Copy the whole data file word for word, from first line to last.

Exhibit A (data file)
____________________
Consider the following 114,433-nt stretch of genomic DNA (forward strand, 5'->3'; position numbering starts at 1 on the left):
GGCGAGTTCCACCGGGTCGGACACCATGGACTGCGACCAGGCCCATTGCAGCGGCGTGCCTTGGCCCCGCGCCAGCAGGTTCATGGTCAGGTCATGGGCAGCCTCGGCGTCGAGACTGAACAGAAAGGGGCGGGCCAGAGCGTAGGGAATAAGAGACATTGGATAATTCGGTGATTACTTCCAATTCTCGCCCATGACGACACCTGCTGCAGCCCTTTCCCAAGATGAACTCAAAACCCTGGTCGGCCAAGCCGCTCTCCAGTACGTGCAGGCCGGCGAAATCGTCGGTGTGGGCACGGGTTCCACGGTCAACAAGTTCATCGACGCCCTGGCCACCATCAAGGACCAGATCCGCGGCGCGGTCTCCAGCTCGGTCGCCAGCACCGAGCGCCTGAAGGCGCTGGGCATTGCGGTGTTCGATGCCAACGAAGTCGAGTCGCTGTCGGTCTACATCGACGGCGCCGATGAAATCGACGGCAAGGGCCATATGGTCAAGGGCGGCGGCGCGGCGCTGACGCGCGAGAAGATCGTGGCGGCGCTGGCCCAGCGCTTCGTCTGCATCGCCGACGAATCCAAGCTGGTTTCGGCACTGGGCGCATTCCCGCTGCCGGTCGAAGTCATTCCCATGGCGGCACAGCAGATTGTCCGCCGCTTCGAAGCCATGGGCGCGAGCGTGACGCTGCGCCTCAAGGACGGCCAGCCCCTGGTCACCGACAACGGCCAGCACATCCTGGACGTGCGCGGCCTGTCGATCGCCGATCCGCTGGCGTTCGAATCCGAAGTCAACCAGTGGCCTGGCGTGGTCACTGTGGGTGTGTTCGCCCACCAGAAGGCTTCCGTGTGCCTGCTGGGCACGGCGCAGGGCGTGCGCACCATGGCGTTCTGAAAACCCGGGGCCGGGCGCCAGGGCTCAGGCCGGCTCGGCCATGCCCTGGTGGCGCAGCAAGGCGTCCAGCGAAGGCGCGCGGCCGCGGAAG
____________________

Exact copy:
Consider the following 114,433-nt stretch of genomic DNA (forward strand, 5'->3'; position numbering starts at 1 on the left):
GGCGAGTTCCACCGGGTCGGACACCATGGACTGCGACCAGGCCCATTGCAGCGGCGTGCCTTGGCCCCGCGCCAGCAGGTTCATGGTCAGGTCATGGGCAGCCTCGGCGTCGAGACTGAACAGAAAGGGGCGGGCCAGAGCGTAGGGAATAAGAGACATTGGATAATTCGGTGATTACTTCCAATTCTCGCCCATGACGACACCTGCTGCAGCCCTTTCCCAAGATGAACTCAAAACCCTGGTCGGCCAAGCCGCTCTCCAGTACGTGCAGGCCGGCGAAATCGTCGGTGTGGGCACGGGTTCCACGGTCAACAAGTTCATCGACGCCCTGGCCACCATCAAGGACCAGATCCGCGGCGCGGTCTCCAGCTCGGTCGCCAGCACCGAGCGCCTGAAGGCGCTGGGCATTGCGGTGTTCGATGCCAACGAAGTCGAGTCGCTGTCGGTCTACATCGACGGCGCCGATGAAATCGACGGCAAGGGCCATATGGTCAAGGGCGGCGGCGCGGCGCTGACGCGCGAGAAGATCGTGGCGGCGCTGGCCCAGCGCTTCGTCTGCATCGCCGACGAATCCAAGCTGGTTTCGGCACTGGGCGCATTCCCGCTGCCGGTCGAAGTCATTCCCATGGCGGCACAGCAGATTGTCCGCCGCTTCGAAGCCATGGGCGCGAGCGTGACGCTGCGCCTCAAGGACGGCCAGCCCCTGGTCACCGACAACGGCCAGCACATCCTGGACGTGCGCGGCCTGTCGATCGCCGATCCGCTGGCGTTCGAATCCGAAGTCAACCAGTGGCCTGGCGTGGTCACTGTGGGTGTGTTCGCCCACCAGAAGGCTTCCGTGTGCCTGCTGGGCACGGCGCAGGGCGTGCGCACCATGGCGTTCTGAAAACCCGGGGCCGGGCGCCAGGGCTCAGGCCGGCTCGGCCATGCCCTGGTGGCGCAGCAAGGCGTCCAGCGAAGGCGCGCGGCCGCGGAAG